The Linguist

The Linguist 58,4 - Aug/Sept 2019

The Linguist is a languages magazine for professional linguists, translators, interpreters, language professionals, language teachers, trainers, students and academics with articles on translation, interpreting, business, government, technology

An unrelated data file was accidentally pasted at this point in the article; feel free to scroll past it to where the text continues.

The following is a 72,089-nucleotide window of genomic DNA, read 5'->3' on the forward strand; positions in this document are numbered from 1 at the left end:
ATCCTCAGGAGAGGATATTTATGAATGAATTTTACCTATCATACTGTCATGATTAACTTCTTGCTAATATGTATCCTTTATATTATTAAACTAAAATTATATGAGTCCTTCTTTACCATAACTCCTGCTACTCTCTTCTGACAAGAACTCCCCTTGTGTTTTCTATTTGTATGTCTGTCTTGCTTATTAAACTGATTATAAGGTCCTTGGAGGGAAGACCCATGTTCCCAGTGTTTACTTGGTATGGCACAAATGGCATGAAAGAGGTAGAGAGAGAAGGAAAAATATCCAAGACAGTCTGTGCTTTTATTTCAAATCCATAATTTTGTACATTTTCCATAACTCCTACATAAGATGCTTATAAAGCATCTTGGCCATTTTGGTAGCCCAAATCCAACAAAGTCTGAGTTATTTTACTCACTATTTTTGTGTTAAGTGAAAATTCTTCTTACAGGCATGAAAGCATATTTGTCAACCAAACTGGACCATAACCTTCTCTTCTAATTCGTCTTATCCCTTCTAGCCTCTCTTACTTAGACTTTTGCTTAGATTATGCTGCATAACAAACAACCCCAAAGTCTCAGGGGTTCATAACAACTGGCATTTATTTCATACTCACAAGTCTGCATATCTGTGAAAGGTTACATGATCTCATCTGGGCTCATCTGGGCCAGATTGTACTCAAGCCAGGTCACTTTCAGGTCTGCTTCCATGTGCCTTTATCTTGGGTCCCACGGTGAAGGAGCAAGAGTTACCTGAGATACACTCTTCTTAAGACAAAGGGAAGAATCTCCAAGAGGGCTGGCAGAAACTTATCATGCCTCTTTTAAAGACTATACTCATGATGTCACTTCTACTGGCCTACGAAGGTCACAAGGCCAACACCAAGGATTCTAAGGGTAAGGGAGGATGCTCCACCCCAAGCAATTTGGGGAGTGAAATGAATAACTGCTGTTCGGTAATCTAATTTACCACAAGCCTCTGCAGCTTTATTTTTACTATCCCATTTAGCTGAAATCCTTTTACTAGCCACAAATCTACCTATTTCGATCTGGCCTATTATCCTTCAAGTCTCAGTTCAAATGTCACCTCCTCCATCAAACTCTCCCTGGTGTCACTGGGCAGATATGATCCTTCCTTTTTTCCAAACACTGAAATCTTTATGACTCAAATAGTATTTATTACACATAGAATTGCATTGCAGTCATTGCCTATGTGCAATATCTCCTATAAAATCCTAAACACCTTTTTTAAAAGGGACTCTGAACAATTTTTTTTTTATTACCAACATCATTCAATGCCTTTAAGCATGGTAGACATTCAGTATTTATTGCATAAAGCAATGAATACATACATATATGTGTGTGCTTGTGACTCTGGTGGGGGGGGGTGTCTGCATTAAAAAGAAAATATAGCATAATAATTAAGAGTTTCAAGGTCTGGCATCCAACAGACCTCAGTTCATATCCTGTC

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Rebranding MFL: Paul Bishop's article 'Rebranding MFL' (TL58,2) is well written and provides a lucid analysis of the current state of language learning and of the market-driven constraints on higher education (HE) in a UK that is firmly in the grip of Brexit uncertainty. The situation regarding languages in HE (and presumably also in schools) has obviously undergone radical changes since the 1970s and 1980s. Mr Bishop rightly emphasises that "it is time to consider a different approach to MFL, one that recognises the economic realities of the HE sector and the economic needs of graduates when they enter the workforce. In short, I propose that MFL articulates clearly the three 'c's: commerce, culture and content." This approach, however, had already been embarked upon by the 1970s in the language departments of universities such as Bradford, Salford and Aston and in pioneering HE institutions, among them Liverpool Polytechnic (now John Moores University). The emphasis in both the undergraduate and postgraduate courses in these universities and colleges was firmly on the practical utilisation of languages: translation of technical, commercial and journalistic texts, consecutive and simultaneous interpreting, and the study of economics, politics and sociology as subsidiary subjects. At Bradford there was also the European Studies undergraduate course, which was practically 26 The Linguist Vol/58 No/4 2019 OPINION & COMMENT Email with your views English in Iran one year on Reza Shirmarz's article 'English denied' (TL57,4) was interesting; I learned from the rich and subtle points it highlighted. In the year since the article was published, things have changed and I have thought a lot about the government's 'ban' on English teaching as an extracurricular programme at primary level (the language is still a main subject at high-school). As the world expedites the pace towards globalisation, making crosscultural communication vital, many governments have introduced initiatives to support language learning at primary level. For Iranians, though, language learning is an elitist commodity, serviced by the private sector through expensive primary schools and language institutes. The decision to ban primary schools from teaching English during or after school hours was based on the judgement that pupils need to improve their mother-tongue skills first and concentrate on Persian literature and culture. Adherents of the rule argue that early language learning is mainly encouraged by those who benefit hugely from this pricey industry. Critics of the ban believe that starting a language at secondary school is too late, and that second language acquisition at an early age does not harm mother-tongue skills. As recently as 2015, President Hassan Rouhani himself said: "If youngsters cannot learn English at schools, they will learn it at private institutes. They know that second language is essential for today's life. They know it. We cannot force them to stay monolingual. We cannot tell them if you go abroad and you cannot communicate, it is their problem that they do not know Farsi. We should bear in mind that some languages are the language of science without which we cannot find a way to the world of science." There were reports that English could be replaced by Russian in an attempt to end the English-language monopoly in Iranian national education, with some newspapers claiming that preliminary talks with the Russian Science and Education Ministry were underway. The Trump administration's Muslim ban, which bars Iranians from travelling to the US, might also negatively affect Iranians' desire to learn English. Iranian scholars are finding it more and more difficult to participate in international scientific and cultural events. The private sector continues to provide English language programmes. The question is, with Iran's English teaching ban, and a hostile international climate, will Iranian families remain enthusiastic enough to invest time and money in learning English? Raheleh Ghiasvand Ghazvini FCIL IMAGES © SHUTTERSTOCK

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